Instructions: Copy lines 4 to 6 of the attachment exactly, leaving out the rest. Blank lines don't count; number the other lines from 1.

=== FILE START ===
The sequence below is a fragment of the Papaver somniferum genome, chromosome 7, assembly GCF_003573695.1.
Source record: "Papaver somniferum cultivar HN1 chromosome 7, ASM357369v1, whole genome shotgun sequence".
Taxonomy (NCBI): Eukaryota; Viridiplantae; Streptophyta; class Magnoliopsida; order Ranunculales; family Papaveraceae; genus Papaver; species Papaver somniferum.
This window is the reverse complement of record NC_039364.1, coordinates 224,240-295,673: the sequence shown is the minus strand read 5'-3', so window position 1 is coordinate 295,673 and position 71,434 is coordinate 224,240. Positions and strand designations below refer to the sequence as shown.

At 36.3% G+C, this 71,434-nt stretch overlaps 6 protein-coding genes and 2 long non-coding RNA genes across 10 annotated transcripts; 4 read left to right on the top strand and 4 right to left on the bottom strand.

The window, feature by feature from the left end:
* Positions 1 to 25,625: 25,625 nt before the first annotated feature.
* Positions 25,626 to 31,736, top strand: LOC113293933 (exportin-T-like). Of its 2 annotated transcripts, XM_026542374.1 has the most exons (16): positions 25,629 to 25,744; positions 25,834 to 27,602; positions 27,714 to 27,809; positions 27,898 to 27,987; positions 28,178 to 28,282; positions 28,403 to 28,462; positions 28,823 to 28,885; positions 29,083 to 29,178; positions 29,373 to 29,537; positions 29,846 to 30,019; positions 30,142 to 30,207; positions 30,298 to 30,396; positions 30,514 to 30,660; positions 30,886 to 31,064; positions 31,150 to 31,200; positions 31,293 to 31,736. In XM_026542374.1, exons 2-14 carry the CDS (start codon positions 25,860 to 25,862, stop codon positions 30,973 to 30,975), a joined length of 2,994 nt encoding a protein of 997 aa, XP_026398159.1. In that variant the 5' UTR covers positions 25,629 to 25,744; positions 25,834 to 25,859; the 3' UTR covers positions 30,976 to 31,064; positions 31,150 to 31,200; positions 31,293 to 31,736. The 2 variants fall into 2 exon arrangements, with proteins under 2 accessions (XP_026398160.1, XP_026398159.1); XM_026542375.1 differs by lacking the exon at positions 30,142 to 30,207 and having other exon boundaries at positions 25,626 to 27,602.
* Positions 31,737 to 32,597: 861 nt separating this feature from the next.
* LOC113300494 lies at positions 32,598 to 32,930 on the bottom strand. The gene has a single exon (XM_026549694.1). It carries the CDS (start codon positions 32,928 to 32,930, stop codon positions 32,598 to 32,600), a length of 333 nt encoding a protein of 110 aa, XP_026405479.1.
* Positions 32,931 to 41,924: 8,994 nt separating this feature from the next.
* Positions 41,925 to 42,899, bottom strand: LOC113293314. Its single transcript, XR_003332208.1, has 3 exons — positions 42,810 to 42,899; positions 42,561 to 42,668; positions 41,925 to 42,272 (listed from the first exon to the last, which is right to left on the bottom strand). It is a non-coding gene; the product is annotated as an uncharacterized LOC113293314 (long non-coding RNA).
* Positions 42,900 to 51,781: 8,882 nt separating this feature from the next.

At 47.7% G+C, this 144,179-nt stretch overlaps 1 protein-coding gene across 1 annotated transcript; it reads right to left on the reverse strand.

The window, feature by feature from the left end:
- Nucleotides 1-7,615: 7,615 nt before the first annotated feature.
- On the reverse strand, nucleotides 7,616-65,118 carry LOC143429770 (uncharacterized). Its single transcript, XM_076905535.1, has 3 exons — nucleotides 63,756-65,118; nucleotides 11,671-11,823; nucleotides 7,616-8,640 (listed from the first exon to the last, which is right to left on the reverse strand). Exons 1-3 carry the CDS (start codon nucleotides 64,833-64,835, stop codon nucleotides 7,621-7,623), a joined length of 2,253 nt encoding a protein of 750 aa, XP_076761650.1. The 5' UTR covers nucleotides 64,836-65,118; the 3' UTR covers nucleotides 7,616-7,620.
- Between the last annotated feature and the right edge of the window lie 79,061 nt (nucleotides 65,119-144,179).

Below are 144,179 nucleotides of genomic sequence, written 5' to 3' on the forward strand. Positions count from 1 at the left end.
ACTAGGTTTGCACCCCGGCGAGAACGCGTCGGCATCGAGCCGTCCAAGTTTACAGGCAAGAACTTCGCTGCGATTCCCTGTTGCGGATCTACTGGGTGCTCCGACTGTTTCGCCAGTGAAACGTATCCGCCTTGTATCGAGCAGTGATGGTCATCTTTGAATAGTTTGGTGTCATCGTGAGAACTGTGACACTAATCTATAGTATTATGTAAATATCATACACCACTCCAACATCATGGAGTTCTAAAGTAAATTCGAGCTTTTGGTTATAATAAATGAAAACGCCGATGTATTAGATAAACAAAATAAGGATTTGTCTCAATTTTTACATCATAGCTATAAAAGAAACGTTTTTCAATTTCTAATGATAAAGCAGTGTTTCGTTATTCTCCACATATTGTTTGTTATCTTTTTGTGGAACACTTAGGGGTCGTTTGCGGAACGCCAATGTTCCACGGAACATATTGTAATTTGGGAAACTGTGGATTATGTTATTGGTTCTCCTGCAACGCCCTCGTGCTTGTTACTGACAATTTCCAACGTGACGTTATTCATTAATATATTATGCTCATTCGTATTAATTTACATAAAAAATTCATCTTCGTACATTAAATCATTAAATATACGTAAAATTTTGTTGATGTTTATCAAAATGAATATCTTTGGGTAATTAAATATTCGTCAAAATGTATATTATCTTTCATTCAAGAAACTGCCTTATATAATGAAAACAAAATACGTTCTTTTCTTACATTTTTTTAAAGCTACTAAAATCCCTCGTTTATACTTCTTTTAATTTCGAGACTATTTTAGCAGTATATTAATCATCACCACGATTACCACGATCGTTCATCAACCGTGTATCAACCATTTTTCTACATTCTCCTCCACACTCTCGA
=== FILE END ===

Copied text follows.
This window is the reverse complement of record NC_039364.1, coordinates 224,240-295,673: the sequence shown is the minus strand read 5'-3', so window position 1 is coordinate 295,673 and position 71,434 is coordinate 224,240. Positions and strand designations below refer to the sequence as shown.

At 36.3% G+C, this 71,434-nt stretch overlaps 6 protein-coding genes and 2 long non-coding RNA genes across 10 annotated transcripts; 4 read left to right on the top strand and 4 right to left on the bottom strand.

The window, feature by feature from the left end: